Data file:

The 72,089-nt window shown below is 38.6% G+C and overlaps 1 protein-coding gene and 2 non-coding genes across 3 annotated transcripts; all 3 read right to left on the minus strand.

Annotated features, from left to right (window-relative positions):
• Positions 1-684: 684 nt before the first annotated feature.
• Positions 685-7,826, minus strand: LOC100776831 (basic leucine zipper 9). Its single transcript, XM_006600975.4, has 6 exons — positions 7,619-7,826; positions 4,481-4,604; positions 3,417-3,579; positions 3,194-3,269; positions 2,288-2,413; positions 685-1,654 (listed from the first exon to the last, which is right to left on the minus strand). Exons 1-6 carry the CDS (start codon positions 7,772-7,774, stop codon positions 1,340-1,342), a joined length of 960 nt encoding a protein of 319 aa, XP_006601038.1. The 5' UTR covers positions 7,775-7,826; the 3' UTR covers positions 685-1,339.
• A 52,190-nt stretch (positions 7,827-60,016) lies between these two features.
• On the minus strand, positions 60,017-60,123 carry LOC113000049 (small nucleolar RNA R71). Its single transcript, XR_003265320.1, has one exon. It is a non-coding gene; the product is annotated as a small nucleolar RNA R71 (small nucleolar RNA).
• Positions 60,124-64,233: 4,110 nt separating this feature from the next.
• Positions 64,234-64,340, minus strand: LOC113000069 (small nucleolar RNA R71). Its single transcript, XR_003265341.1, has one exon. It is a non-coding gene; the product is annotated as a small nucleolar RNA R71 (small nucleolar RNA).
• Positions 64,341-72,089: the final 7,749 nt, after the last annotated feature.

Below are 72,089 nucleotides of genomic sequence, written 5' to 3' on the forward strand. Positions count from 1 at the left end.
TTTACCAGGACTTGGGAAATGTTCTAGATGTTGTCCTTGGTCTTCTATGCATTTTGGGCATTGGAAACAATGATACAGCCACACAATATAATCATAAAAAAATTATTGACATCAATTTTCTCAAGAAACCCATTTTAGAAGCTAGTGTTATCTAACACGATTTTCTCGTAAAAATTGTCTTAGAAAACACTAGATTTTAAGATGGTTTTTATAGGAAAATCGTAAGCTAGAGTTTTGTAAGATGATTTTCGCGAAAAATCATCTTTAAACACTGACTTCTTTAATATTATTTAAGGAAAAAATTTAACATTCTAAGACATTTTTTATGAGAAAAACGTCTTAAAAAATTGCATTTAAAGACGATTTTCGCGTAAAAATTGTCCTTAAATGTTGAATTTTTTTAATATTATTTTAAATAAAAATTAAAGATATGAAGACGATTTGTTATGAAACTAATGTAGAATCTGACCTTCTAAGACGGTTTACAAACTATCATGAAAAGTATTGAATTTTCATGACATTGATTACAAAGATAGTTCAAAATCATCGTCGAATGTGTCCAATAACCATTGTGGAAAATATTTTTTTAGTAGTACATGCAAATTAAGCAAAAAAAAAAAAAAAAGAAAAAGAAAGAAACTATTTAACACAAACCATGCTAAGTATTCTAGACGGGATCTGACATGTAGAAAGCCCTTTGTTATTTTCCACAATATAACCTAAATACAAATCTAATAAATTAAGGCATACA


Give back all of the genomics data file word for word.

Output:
The 72,089-nt window shown below is 38.6% G+C and overlaps 1 protein-coding gene and 2 non-coding genes across 3 annotated transcripts; all 3 read right to left on the minus strand.

Annotated features, from left to right (window-relative positions):
• Positions 1-684: 684 nt before the first annotated feature.
• Positions 685-7,826, minus strand: LOC100776831 (basic leucine zipper 9). Its single transcript, XM_006600975.4, has 6 exons — positions 7,619-7,826; positions 4,481-4,604; positions 3,417-3,579; positions 3,194-3,269; positions 2,288-2,413; positions 685-1,654 (listed from the first exon to the last, which is right to left on the minus strand). Exons 1-6 carry the CDS (start codon positions 7,772-7,774, stop codon positions 1,340-1,342), a joined length of 960 nt encoding a protein of 319 aa, XP_006601038.1. The 5' UTR covers positions 7,775-7,826; the 3' UTR covers positions 685-1,339.
• A 52,190-nt stretch (positions 7,827-60,016) lies between these two features.
• On the minus strand, positions 60,017-60,123 carry LOC113000049 (small nucleolar RNA R71). Its single transcript, XR_003265320.1, has one exon. It is a non-coding gene; the product is annotated as a small nucleolar RNA R71 (small nucleolar RNA).
• Positions 60,124-64,233: 4,110 nt separating this feature from the next.
• Positions 64,234-64,340, minus strand: LOC113000069 (small nucleolar RNA R71). Its single transcript, XR_003265341.1, has one exon. It is a non-coding gene; the product is annotated as a small nucleolar RNA R71 (small nucleolar RNA).
• Positions 64,341-72,089: the final 7,749 nt, after the last annotated feature.

Below are 72,089 nucleotides of genomic sequence, written 5' to 3' on the forward strand. Positions count from 1 at the left end.
TTTACCAGGACTTGGGAAATGTTCTAGATGTTGTCCTTGGTCTTCTATGCATTTTGGGCATTGGAAACAATGATACAGCCACACAATATAATCATAAAAAAATTATTGACATCAATTTTCTCAAGAAACCCATTTTAGAAGCTAGTGTTATCTAACACGATTTTCTCGTAAAAATTGTCTTAGAAAACACTAGATTTTAAGATGGTTTTTATAGGAAAATCGTAAGCTAGAGTTTTGTAAGATGATTTTCGCGAAAAATCATCTTTAAACACTGACTTCTTTAATATTATTTAAGGAAAAAATTTAACATTCTAAGACATTTTTTATGAGAAAAACGTCTTAAAAAATTGCATTTAAAGACGATTTTCGCGTAAAAATTGTCCTTAAATGTTGAATTTTTTTAATATTATTTTAAATAAAAATTAAAGATATGAAGACGATTTGTTATGAAACTAATGTAGAATCTGACCTTCTAAGACGGTTTACAAACTATCATGAAAAGTATTGAATTTTCATGACATTGATTACAAAGATAGTTCAAAATCATCGTCGAATGTGTCCAATAACCATTGTGGAAAATATTTTTTTAGTAGTACATGCAAATTAAGCAAAAAAAAAAAAAAAAGAAAAAGAAAGAAACTATTTAACACAAACCATGCTAAGTATTCTAGACGGGATCTGACATGTAGAAAGCCCTTTGTTATTTTCCACAATATAACCTAAATACAAATCTAATAAATTAAGGCATACA